Snakes

The Deadly Cape Cobra…1 Bite Can Kill Up To 6 People

If you plan a visit to South Africa in the near future, there’s one snake you don’t ever want to me….the Cape Cobra. The Cape Cobra kills more people in South Africa than any other snake. It produces a powerful neurotoxin that affects the respiratory system.

Without proper antivenom treatment the mortality rate in humans is 60% and death normally occurs 2-5 hours after being bitten and is usually as a result of respiratory failure due to the onset of paralysis.

The snake is quick to strike and becomes aggressive if cornered, but given its space it is likely to retreat. Its main predators are various species of raptors inhabiting the area and the honey badger.

The cape cobra (Naja nivea) is a highly venomous snake found in southern Africa, particularly in South Africa and in parts of Botswana and south part of Namibia. The species is also called the yellow cobra or brown cobra and sometimes South Africans call them “koperkapel” meaning copper cobra in the Afrikaans language.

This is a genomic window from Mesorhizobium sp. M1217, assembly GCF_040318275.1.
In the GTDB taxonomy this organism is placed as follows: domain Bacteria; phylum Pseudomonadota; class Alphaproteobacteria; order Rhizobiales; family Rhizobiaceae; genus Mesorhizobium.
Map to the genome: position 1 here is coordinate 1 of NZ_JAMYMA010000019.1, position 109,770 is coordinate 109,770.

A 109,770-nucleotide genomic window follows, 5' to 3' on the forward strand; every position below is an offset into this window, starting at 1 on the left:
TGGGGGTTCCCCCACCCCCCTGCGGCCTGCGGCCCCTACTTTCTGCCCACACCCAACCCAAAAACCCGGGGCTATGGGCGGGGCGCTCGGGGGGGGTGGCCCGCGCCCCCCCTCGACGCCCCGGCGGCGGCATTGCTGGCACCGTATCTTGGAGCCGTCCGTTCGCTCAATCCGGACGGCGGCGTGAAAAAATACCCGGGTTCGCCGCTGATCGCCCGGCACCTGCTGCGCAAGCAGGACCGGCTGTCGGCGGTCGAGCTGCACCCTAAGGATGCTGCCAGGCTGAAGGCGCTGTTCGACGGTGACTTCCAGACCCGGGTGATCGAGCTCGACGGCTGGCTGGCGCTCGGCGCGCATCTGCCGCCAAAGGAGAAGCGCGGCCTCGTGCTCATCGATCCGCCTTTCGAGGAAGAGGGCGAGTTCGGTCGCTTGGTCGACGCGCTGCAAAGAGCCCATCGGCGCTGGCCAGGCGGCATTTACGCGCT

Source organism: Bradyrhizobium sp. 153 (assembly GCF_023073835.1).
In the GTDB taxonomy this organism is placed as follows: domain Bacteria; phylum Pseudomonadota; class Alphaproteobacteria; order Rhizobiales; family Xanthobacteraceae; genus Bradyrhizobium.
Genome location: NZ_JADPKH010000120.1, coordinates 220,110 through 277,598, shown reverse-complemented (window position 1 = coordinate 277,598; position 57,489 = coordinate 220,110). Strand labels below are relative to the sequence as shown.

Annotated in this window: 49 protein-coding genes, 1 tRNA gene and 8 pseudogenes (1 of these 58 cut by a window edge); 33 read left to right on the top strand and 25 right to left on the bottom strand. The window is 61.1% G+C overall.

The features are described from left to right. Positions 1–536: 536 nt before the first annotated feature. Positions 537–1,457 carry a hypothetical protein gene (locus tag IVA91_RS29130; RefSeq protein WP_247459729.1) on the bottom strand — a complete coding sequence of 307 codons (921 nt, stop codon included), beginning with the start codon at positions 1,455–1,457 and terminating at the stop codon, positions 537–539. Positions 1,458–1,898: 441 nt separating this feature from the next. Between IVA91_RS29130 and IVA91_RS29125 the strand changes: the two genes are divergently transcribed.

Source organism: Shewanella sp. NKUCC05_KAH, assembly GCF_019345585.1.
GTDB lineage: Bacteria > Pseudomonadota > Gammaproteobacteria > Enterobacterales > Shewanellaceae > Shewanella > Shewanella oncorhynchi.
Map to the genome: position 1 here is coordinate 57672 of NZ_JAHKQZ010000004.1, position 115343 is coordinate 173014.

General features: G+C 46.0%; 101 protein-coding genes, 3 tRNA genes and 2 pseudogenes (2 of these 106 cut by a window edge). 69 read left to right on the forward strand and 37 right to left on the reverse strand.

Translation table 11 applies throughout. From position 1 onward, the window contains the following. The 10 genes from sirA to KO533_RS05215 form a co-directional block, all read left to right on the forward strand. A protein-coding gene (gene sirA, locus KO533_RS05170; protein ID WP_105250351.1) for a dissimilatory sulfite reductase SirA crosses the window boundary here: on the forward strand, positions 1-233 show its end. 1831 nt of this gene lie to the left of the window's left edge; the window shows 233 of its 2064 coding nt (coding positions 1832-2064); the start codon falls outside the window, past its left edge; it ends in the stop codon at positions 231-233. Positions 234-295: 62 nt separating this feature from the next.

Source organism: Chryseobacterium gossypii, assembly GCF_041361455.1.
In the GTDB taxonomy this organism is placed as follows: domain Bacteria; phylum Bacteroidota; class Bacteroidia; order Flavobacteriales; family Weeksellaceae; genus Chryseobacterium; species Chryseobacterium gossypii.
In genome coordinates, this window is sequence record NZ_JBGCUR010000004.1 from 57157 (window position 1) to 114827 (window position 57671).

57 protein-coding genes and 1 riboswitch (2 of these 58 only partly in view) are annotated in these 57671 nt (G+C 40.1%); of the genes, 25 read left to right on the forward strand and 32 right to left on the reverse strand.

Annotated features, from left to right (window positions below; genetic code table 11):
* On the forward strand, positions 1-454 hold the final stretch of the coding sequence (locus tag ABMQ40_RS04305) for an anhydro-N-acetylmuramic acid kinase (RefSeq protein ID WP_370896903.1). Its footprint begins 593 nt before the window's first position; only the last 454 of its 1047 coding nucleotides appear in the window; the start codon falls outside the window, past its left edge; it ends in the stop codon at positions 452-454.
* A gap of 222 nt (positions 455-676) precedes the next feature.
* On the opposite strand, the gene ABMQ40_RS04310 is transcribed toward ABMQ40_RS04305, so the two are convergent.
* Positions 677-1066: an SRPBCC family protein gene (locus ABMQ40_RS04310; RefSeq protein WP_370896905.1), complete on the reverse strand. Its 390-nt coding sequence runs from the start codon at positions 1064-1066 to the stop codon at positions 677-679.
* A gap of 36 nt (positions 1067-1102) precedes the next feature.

The cape cobra was first described by Swedish zoologist Carl Linnaeus in 1758, it has no known subspecies. Their specific epithet nivea deriving from the Latin nix or nivis, meaning “snow” or “snowy” is strange since their color isn’t white or whitish. The relation with snow was probably due to the discolouration of the early preserved specimens studied by European taxonomists.
 
They belong to the non-spitting cobras, other members found in this fearsome group are the Egyptian Cobra (Naja haje) and the Snouted Cobra (Naja annulifera). Cape cobras are sometimes confused with other snakes like the rinkhals (Hemachatus haemachatus) which isn’t a true cobra (genus Naja) but is closely related to them.

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